It’s always a relief to find out that successful people once struggled creatively, to know that our heroes sometimes felt stuck, had crappy ideas, and had to fake it until they made it.
One such figure is Ira Glass, the very distinct voice of This American Life and the rare successful radio personality in an era that has been unforgiving to old media like radio.
He didn’t make it right away. In fact, as he says in a four-part interview series on storytelling from 2009, even when he had been reporting for NPR for eight years, he was a horrible reporter. “For the first couple years that you’re making stuff, what you’re making is not that good,” Glass says. “But your taste”–the force that drives creative people to do what they do–“is still killer.”
And that’s the gap: the period of time before your skills have developed enough to catch up with your taste.
German designer Daniel Sax illustrates this notion, and the pearls of wisdom that follow, in this short, typographic video. In it, he extracts key words from Glass’s message, and imagines them in 3-D. Each shot was created by hand, and filmed by Sax with a Canon 5D Mark III. The word “taste” is superimposed onto a landscape painting to suggest a sense of curation. The phrase “not that good” is spelled out in ketchup on top of plain pasta (blech), and the word “special” is a shot of a dictionary entry, hinting at the elusiveness of truly magical creativity.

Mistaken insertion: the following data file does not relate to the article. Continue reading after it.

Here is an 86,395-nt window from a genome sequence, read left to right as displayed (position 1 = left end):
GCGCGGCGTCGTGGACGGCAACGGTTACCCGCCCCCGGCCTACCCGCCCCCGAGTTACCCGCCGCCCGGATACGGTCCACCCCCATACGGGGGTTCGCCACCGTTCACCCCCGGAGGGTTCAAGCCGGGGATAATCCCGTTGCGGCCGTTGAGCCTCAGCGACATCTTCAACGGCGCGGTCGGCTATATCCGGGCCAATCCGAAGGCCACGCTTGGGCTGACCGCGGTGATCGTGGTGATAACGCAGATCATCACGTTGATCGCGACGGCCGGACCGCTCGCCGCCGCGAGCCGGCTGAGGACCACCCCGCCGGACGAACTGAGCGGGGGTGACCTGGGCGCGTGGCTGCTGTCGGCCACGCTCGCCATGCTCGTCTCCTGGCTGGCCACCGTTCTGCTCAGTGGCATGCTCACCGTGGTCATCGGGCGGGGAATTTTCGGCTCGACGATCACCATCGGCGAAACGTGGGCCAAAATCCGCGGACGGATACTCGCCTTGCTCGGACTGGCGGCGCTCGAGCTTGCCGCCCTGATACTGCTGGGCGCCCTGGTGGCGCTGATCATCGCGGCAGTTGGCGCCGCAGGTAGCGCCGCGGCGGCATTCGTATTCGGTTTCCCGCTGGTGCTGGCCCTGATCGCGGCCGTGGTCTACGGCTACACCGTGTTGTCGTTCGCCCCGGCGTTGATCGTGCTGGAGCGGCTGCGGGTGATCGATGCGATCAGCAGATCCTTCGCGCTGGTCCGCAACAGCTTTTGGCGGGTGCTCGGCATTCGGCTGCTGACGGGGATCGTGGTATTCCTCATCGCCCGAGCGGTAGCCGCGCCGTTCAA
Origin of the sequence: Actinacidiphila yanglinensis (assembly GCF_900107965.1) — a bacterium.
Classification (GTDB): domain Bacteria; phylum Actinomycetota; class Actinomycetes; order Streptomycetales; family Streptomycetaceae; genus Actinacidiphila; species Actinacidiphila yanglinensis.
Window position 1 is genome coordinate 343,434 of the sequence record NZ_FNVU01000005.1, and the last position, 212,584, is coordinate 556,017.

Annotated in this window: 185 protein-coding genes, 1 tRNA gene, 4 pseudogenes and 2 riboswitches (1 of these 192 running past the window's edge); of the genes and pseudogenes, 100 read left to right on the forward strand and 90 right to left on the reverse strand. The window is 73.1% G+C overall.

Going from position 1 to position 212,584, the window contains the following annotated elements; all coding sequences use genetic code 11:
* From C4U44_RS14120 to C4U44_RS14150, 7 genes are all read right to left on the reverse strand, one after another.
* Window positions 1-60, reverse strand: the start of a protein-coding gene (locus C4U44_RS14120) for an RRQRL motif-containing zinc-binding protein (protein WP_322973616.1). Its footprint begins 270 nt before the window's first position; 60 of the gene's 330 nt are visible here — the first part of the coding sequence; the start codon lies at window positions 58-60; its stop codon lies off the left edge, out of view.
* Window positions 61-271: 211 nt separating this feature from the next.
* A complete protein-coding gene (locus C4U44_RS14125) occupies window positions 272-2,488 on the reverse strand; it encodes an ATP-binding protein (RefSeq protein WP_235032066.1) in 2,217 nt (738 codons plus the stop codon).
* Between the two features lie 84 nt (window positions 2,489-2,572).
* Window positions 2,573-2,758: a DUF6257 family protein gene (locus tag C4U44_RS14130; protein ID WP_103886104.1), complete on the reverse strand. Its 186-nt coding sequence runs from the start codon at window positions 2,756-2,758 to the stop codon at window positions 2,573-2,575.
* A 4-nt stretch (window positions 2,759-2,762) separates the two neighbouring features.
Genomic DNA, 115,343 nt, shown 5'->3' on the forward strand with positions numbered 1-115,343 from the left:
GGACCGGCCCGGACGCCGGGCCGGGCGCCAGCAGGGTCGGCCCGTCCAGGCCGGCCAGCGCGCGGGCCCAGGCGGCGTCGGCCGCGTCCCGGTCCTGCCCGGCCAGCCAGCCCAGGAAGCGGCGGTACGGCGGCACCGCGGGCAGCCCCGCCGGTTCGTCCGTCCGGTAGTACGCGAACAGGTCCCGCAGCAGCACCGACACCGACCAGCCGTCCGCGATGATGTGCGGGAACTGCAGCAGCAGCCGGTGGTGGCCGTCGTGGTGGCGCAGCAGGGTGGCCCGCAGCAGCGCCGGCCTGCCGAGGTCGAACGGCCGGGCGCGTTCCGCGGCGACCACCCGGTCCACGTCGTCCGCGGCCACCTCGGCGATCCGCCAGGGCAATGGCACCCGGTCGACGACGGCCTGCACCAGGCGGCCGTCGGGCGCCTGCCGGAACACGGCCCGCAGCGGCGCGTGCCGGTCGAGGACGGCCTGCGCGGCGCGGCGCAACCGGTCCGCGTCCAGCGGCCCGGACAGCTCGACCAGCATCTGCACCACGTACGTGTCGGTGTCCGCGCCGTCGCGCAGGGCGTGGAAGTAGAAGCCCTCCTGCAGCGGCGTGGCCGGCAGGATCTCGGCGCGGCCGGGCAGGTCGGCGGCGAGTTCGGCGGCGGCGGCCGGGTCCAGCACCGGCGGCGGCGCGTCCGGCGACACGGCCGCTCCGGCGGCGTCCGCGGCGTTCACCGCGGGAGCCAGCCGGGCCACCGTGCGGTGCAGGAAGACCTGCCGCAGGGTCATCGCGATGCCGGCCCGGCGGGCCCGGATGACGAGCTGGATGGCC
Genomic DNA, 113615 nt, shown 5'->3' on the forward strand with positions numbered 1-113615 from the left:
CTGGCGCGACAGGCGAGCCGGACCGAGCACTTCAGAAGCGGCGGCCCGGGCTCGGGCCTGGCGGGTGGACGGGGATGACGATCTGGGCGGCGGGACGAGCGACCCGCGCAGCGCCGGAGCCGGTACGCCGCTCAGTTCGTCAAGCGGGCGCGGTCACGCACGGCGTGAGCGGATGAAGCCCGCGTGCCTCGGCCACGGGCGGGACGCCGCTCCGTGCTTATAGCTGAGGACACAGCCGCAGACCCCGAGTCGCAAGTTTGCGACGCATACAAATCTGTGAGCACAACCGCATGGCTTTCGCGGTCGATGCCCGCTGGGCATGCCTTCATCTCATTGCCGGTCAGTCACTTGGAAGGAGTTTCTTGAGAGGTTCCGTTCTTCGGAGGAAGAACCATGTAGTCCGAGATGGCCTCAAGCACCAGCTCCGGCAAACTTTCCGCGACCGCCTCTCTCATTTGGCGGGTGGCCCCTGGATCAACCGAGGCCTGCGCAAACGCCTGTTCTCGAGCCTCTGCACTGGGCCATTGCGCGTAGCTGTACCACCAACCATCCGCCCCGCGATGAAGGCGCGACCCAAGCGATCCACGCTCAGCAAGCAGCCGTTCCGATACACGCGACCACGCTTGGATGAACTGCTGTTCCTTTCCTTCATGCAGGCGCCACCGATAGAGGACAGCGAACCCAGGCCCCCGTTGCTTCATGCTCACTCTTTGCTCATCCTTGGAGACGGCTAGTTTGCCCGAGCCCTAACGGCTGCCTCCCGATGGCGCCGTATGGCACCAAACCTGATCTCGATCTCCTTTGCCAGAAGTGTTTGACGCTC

Besides literal messages in ketchup and on American Psycho-inspired business cards, Sax changed the framing of the film throughout to tell the story. “At the beginning of the video I used long focal lengths,” he tells Co.Design. “The longer the video takes, the shorter the focal lengths get. This is meant to represent the knowledge-journey, or skill-journey, of a creative person. While he is very limited and narrow in the beginning, it gets wider and more comprehensive the longer he practices and works in the business.”
Here’s the wisdom: most everyone who does creative work went through the phase where what they made sucked. Glass wants you to know that it’s normal, and that the solution is to keep going, keep working, keep making. “Everybody goes through that,” he says. “It’s only by going through a volume of work that you’re actually going to catch up, and close that gap. And the work you are making will be as good as your ambitions.”